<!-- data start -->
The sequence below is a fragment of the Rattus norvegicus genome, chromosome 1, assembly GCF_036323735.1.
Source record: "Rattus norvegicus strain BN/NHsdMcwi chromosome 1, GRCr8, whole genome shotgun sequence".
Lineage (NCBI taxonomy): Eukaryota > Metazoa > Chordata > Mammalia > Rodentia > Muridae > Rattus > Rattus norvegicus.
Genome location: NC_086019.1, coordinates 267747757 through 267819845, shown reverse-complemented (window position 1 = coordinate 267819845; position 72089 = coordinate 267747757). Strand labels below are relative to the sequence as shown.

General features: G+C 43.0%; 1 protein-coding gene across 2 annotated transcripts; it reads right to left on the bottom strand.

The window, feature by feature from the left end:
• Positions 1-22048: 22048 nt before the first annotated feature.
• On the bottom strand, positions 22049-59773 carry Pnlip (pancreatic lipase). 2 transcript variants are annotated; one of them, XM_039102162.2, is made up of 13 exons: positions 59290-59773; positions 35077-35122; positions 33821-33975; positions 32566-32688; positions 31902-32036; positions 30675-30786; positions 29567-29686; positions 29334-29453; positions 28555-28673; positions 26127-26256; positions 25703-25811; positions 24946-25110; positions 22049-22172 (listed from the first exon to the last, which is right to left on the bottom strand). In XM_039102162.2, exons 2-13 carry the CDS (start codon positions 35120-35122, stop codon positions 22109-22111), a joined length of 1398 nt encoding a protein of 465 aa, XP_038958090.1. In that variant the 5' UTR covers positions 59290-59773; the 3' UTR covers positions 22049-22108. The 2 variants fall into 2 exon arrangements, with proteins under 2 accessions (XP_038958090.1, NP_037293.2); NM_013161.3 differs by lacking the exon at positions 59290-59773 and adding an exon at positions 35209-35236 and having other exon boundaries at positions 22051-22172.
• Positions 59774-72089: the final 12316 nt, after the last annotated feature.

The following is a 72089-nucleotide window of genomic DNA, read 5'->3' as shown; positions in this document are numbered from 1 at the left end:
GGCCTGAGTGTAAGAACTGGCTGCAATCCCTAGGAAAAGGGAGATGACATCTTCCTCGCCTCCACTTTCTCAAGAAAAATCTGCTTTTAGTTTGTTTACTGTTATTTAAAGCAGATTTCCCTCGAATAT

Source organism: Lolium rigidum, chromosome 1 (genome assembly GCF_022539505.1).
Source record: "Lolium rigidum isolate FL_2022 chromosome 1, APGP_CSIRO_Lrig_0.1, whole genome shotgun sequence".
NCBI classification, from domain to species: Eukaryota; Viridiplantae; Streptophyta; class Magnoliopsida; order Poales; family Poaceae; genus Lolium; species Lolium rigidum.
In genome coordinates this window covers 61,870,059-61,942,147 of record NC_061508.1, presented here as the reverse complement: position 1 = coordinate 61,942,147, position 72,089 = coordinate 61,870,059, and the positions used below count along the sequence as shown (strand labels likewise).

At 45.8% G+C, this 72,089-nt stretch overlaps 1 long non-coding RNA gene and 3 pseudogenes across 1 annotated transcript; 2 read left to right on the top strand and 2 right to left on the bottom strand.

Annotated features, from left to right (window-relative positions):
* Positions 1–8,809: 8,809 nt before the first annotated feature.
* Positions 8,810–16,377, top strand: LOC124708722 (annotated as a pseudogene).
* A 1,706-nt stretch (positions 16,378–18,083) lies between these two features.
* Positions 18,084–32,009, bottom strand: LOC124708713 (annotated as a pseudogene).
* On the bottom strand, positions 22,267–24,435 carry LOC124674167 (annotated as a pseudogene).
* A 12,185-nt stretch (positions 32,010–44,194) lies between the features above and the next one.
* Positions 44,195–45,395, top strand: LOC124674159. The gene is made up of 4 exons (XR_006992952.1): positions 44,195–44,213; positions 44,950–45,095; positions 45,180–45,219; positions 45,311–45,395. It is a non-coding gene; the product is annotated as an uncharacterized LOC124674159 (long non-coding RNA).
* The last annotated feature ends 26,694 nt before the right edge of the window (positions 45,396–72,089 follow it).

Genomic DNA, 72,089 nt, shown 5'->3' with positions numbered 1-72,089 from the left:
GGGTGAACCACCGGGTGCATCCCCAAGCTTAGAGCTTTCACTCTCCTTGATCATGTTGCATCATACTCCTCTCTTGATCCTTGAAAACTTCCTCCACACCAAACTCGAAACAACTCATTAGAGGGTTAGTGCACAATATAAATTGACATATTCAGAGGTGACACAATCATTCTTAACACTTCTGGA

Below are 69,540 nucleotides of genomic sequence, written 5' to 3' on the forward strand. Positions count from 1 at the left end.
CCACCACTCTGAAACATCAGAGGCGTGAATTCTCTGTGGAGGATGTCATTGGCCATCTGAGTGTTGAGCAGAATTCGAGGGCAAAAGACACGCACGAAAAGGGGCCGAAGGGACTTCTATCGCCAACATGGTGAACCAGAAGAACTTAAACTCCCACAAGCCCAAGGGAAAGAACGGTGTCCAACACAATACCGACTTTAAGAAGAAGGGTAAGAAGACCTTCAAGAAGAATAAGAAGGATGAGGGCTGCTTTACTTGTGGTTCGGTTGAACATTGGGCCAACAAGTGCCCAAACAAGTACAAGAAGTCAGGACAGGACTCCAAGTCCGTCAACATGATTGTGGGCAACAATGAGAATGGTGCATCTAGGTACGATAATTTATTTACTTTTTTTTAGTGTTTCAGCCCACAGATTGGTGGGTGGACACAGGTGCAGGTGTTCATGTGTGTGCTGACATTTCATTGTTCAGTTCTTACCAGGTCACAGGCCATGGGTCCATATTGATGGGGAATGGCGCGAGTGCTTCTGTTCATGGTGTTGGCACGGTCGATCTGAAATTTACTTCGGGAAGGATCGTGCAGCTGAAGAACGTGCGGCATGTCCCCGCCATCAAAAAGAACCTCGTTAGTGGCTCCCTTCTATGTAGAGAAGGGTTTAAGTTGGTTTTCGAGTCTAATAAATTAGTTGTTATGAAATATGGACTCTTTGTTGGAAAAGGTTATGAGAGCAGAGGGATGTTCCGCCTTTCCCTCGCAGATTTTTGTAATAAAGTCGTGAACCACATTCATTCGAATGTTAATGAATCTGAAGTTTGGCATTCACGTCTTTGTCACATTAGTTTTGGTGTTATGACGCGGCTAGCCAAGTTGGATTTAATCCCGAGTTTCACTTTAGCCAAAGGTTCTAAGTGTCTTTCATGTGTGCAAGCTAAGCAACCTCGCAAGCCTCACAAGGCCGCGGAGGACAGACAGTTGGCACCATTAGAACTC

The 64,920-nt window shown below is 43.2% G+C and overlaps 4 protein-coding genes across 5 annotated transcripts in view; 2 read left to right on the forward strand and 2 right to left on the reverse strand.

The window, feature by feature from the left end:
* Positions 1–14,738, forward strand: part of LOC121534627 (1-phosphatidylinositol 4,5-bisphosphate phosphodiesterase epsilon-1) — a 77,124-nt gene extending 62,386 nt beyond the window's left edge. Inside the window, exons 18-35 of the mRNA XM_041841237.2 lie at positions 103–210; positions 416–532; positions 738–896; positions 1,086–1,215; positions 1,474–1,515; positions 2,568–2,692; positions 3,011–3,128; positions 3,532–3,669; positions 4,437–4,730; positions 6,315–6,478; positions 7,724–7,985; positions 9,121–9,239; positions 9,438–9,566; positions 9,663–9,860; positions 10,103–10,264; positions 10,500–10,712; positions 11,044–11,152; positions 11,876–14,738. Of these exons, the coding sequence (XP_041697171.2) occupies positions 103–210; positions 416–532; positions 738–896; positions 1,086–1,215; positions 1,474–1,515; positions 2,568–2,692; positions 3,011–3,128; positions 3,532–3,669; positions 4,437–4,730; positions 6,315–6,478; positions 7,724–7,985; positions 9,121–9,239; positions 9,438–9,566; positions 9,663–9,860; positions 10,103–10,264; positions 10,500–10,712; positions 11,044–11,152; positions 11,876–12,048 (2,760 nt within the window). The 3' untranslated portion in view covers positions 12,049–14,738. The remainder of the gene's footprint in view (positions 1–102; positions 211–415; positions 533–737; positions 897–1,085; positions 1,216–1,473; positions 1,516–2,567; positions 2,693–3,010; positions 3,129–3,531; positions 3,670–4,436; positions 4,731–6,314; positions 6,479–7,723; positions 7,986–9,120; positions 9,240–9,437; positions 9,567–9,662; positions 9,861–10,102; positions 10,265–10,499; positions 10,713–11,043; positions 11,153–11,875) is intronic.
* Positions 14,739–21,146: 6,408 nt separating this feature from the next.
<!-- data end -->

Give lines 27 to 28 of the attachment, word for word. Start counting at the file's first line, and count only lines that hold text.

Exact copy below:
GGGTGAACCACCGGGTGCATCCCCAAGCTTAGAGCTTTCACTCTCCTTGATCATGTTGCATCATACTCCTCTCTTGATCCTTGAAAACTTCCTCCACACCAAACTCGAAACAACTCATTAGAGGGTTAGTGCACAATATAAATTGACATATTCAGAGGTGACACAATCATTCTTAACACTTCTGGA

Below are 69,540 nucleotides of genomic sequence, written 5' to 3' on the forward strand. Positions count from 1 at the left end.